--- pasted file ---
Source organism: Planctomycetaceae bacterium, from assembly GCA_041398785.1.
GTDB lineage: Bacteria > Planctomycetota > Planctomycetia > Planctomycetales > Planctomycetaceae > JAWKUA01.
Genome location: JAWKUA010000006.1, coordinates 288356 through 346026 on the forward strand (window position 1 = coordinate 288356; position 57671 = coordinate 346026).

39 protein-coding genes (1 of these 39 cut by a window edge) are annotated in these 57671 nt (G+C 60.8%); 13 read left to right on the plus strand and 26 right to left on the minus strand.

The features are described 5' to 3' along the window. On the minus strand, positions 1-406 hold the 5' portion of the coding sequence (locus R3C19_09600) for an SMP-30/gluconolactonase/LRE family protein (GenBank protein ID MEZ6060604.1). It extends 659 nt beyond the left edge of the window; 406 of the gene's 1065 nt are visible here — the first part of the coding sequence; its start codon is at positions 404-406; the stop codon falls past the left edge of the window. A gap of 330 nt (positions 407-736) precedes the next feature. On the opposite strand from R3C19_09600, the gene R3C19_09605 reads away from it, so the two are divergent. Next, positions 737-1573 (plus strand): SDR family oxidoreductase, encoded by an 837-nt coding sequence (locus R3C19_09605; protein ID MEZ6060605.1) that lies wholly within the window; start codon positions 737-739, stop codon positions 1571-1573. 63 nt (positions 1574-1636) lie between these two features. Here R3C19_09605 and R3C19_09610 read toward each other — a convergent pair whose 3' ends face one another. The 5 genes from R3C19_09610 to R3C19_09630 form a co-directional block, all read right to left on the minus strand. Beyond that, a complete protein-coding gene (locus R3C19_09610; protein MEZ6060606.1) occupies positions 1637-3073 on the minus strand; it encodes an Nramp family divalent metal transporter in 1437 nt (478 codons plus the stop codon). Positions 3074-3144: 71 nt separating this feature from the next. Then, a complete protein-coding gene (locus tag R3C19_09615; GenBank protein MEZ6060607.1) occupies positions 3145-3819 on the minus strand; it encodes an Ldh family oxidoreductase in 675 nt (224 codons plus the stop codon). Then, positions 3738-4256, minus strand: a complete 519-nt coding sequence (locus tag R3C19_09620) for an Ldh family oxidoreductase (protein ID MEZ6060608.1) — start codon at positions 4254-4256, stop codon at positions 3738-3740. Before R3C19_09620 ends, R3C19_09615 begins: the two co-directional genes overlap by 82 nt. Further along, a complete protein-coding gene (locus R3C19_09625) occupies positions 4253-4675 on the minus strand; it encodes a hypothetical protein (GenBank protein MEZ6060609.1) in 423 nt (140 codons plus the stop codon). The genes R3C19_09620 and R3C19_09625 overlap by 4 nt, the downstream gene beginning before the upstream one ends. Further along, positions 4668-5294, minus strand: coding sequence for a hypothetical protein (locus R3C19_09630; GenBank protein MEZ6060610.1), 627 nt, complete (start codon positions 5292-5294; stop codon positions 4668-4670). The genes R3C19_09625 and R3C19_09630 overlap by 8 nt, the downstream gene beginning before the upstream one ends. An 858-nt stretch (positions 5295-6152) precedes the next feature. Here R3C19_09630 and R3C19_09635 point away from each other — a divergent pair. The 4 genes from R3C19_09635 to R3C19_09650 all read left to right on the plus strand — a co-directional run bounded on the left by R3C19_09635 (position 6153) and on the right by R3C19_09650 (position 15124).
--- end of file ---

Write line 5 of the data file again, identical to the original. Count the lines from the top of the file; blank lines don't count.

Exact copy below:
The features are described 5' to 3' along the window. On the minus strand, positions 1-406 hold the 5' portion of the coding sequence (locus R3C19_09600) for an SMP-30/gluconolactonase/LRE family protein (GenBank protein ID MEZ6060604.1). It extends 659 nt beyond the left edge of the window; 406 of the gene's 1065 nt are visible here — the first part of the coding sequence; its start codon is at positions 404-406; the stop codon falls past the left edge of the window. A gap of 330 nt (positions 407-736) precedes the next feature. On the opposite strand from R3C19_09600, the gene R3C19_09605 reads away from it, so the two are divergent. Next, positions 737-1573 (plus strand): SDR family oxidoreductase, encoded by an 837-nt coding sequence (locus R3C19_09605; protein ID MEZ6060605.1) that lies wholly within the window; start codon positions 737-739, stop codon positions 1571-1573. 63 nt (positions 1574-1636) lie between these two features. Here R3C19_09605 and R3C19_09610 read toward each other — a convergent pair whose 3' ends face one another. The 5 genes from R3C19_09610 to R3C19_09630 form a co-directional block, all read right to left on the minus strand. Beyond that, a complete protein-coding gene (locus R3C19_09610; protein MEZ6060606.1) occupies positions 1637-3073 on the minus strand; it encodes an Nramp family divalent metal transporter in 1437 nt (478 codons plus the stop codon). Positions 3074-3144: 71 nt separating this feature from the next. Then, a complete protein-coding gene (locus tag R3C19_09615; GenBank protein MEZ6060607.1) occupies positions 3145-3819 on the minus strand; it encodes an Ldh family oxidoreductase in 675 nt (224 codons plus the stop codon). Then, positions 3738-4256, minus strand: a complete 519-nt coding sequence (locus tag R3C19_09620) for an Ldh family oxidoreductase (protein ID MEZ6060608.1) — start codon at positions 4254-4256, stop codon at positions 3738-3740. Before R3C19_09620 ends, R3C19_09615 begins: the two co-directional genes overlap by 82 nt. Further along, a complete protein-coding gene (locus R3C19_09625) occupies positions 4253-4675 on the minus strand; it encodes a hypothetical protein (GenBank protein MEZ6060609.1) in 423 nt (140 codons plus the stop codon). The genes R3C19_09620 and R3C19_09625 overlap by 4 nt, the downstream gene beginning before the upstream one ends. Further along, positions 4668-5294, minus strand: coding sequence for a hypothetical protein (locus R3C19_09630; GenBank protein MEZ6060610.1), 627 nt, complete (start codon positions 5292-5294; stop codon positions 4668-4670). The genes R3C19_09625 and R3C19_09630 overlap by 8 nt, the downstream gene beginning before the upstream one ends. An 858-nt stretch (positions 5295-6152) precedes the next feature. Here R3C19_09630 and R3C19_09635 point away from each other — a divergent pair. The 4 genes from R3C19_09635 to R3C19_09650 all read left to right on the plus strand — a co-directional run bounded on the left by R3C19_09635 (position 6153) and on the right by R3C19_09650 (position 15124).